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FEATURES/Boardroom | Aug 21, 2009 | 13768 views

The Siege of Africa

The newest frontier for global business. A fusion of tempting opportunity and formidable risk. A China-India battleground. Come, watch the potboiler called Africa.
The Siege of Africa
Image: Malay Karmakar

P

rejudice dies hard. In 1972, Manubhai Madhvani was arrested in Uganda for being of Indian origin and jailed in a dungeon nicknamed the “Singapore Block”. Dictator Idi Amin snatched all his wealth and expelled him from the country. To this day, the 79-year-old businessman counts himself lucky for not having been killed then.

It is events like this — and the all-too-familiar images of disease, poverty and squalor — that have shaped the stereotype of Africa in the minds of Indians. Somehow, we may have been a bit late to note when the continent began to change for the better. In fact, Madhvani returned to Uganda in 1985 and rebuilt his family business in sugar and hospitality to a $200 million empire. Uganda, and many other African countries, reformed their economies and opened up to foreign investment.

But before we responded to the new Africa, someone else did. In a well-planned and executed strategy, China has been thrusting itself in all spheres of economic activity in the continent. The Chinese “invasion” of Africa is veritably the biggest state-run investment in the last decade. They are everywhere. State-run Chinese firms are building bridges, roads, telecom networks, airports, and generally boosting the infrastructure all around. In return, they are getting access to natural resources. China is now Africa’s biggest trading partner, ahead of the US. More than a million Chinese workers are now based there. After the European colonists left Africa, the Chinese have been dubbed the “neo-colonists”.

But recently, a new picture is emerging in our image of Africa. And happily, its tone is Indian. Unlike China’s push driven by its government, the Indian march to Africa has been led by the private sector. After proving themselves in fields as varied as automobiles, telecom and education in recent years, Indian businesses are gradually upping the ante. Big ticket investments and acquisitions are emerging. In other words, Africa has become the new frontier for Indian companies to break into.

Steadily, the profile and the scale of Indian investments in Africa is going up. In early August, the Essar group bought a refinery in Mombasa, Kenya. Essar is no stranger there. Its $450 million investment in the country’s mobile telephony market is yielding results — Essar’s brand ‘Yu’ has 400,000 subscribers.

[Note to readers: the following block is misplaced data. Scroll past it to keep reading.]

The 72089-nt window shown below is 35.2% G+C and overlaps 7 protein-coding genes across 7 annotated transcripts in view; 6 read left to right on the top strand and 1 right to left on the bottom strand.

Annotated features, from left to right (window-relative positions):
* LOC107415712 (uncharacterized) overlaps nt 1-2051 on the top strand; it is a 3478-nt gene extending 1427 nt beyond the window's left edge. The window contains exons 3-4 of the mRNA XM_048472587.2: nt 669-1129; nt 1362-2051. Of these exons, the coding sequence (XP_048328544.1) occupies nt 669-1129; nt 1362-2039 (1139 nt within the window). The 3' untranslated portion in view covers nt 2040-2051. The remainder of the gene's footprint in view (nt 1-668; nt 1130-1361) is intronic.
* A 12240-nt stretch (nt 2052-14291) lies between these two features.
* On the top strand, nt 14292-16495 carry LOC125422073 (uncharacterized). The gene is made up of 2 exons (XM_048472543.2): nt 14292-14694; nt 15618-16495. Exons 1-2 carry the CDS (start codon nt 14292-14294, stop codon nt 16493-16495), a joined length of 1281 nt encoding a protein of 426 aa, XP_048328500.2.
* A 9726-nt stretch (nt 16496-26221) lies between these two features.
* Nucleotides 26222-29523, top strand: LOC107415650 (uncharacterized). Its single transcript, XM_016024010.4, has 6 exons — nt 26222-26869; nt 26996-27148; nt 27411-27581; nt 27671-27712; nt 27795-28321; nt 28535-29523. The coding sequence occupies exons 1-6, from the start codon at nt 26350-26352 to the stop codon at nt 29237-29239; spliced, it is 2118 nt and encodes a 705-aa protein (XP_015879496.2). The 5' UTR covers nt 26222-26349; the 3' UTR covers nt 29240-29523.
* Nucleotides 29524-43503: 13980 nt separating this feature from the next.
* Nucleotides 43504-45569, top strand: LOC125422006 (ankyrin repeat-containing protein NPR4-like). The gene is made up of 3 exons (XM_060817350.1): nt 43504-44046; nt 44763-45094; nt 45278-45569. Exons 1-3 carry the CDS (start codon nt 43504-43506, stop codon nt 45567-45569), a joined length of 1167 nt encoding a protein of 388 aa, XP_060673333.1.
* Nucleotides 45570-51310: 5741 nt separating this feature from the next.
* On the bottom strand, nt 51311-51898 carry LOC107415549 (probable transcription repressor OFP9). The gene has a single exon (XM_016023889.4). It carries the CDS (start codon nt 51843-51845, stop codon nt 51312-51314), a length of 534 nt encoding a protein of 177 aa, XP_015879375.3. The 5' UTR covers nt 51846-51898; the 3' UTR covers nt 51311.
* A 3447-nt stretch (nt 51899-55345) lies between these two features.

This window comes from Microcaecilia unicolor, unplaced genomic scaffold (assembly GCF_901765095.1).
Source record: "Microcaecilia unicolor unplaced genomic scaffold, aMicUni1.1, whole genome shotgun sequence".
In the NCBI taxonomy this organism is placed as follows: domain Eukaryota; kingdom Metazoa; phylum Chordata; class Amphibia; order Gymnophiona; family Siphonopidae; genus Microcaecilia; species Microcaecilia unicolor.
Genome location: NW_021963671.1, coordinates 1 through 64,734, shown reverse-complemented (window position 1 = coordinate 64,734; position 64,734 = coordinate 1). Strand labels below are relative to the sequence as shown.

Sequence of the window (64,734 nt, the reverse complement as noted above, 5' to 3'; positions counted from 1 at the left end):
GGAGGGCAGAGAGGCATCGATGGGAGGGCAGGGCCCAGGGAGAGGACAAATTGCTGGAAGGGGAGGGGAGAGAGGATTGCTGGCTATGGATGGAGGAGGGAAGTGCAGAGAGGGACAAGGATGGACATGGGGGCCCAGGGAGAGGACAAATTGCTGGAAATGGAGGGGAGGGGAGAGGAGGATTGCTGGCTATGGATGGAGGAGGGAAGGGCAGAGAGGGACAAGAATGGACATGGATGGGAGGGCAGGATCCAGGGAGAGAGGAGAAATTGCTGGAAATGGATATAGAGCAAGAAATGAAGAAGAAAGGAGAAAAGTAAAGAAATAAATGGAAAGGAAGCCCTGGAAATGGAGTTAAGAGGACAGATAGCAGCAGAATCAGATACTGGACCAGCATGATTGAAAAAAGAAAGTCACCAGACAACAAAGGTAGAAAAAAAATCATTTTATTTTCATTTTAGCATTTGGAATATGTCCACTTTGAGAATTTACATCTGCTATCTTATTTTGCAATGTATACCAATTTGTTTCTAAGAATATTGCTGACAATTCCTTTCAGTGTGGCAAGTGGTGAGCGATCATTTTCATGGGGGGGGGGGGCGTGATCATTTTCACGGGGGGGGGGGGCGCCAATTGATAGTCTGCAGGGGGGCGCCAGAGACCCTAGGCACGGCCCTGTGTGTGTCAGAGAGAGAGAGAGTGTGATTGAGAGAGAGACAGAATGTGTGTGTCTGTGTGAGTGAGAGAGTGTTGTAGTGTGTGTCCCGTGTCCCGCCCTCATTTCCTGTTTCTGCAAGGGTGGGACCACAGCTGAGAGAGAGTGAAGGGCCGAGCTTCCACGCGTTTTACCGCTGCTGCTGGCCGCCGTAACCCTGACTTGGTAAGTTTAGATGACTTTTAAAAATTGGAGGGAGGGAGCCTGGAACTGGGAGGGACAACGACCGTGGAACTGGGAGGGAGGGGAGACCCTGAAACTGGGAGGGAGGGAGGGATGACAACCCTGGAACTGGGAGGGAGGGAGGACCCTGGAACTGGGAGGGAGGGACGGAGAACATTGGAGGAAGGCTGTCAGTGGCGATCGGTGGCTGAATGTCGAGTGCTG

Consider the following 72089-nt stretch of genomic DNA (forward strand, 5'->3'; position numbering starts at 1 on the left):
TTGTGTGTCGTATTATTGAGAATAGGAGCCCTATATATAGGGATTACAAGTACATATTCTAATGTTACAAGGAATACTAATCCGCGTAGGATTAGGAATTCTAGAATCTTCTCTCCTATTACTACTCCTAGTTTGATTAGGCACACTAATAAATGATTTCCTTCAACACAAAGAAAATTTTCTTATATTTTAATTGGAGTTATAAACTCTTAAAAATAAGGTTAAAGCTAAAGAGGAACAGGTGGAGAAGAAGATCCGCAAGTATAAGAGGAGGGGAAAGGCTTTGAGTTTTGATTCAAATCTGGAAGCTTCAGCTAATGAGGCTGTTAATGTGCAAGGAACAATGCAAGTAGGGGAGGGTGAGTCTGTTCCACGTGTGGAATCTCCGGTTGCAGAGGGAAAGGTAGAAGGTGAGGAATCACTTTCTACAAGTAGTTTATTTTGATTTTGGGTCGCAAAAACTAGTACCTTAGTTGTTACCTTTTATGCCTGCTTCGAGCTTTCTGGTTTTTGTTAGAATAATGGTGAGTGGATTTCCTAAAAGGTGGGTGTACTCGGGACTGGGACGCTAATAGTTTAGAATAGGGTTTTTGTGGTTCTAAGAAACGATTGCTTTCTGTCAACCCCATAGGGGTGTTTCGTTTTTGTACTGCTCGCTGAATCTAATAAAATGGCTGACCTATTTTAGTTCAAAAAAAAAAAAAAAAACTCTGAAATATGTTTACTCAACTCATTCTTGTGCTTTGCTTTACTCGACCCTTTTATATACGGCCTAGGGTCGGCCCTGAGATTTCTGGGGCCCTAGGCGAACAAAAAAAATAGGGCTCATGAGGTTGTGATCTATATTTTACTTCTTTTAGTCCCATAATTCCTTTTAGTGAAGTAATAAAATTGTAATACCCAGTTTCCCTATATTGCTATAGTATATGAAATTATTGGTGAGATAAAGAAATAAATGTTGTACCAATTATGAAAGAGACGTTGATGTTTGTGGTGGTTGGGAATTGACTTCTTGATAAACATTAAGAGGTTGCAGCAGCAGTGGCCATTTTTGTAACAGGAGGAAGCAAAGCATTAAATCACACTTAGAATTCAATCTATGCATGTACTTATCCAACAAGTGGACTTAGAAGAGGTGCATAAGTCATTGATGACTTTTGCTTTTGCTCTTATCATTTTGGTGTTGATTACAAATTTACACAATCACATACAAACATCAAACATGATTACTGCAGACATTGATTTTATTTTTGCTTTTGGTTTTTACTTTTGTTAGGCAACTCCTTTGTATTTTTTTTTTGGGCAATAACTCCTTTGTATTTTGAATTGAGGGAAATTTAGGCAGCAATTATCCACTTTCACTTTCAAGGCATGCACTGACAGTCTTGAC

There’s considerable excitement around Bharti group’s on-going talks for a merger with MTN, Africa’s biggest telecom company, which could create the world’s third largest telecom company. NIIT has grown to be one of the continent’s biggest firms in information technology training, having taught 150,000 students across 55 centres.

The Tata group, the Mahindras and Ashok Leyland have been selling vehicles for more than five years now with increasing success. Indica cars are a common sight in Johannesburg. Sales have moved up from 5,000 to 20,000 a year. Consumer products company Marico is already in Egypt and South Africa through a carefully orchestrated strategy of buying out local hair care brands. This is just a snapshot of the 42-odd frontline firms from India that have answered the call to Africa.

GAME FOR TECH: NIIT's IT scholarship test in Nigeria attracted enough people to fill a football stadium
GAME FOR TECH: NIIT's IT scholarship test in Nigeria attracted enough people to fill a football stadium
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Why Africa
What have all these companies sensed in the form of the African opportunity? When asked why Africa, Raman Dhawan, managing director of Tata Africa Holdings, asks why not. “We are expecting Africa to grow substantially over the next two decades. We are here like any other international company. We are no different from the rest of the world. They are looking at growth here, so why shouldn’t we? If you can be a good international company, you will find growth in Africa.”

After decades of living on the fringes when the West dominated and Asia rose, the African continent is finally coming on its own. “Since the early 1990s, African countries went through serious structural reforms, improvement of economic management, incentives to develop the private sector, important changes in governance legislation in doing business,” says Jose Gijon, head of Africa and Middle East desk, OECD Development Centre.

This article appeared in the Forbes India magazine of 28 August, 2009
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Comments (2)
matt Aug 21, 2009
As AK said,there is still lack of integration by ethnic Indians, despite being in Africa and being citizens for centuries. Many concentrate entirely on business, and avoid politics and social integration. If they took the initiative and become more visible in society issues, then a lot of the myths about Indians keeping to themselves would not exist. But, at least the younger generation is more open and culturally integrated than their parents, definitely good for the future.
AK Aug 21, 2009
What is not covered is the negative attitude and resentment for Indians across the continent and in many cases the racism and the inability of Indians to integrate with Africans . So its not all so rosy.
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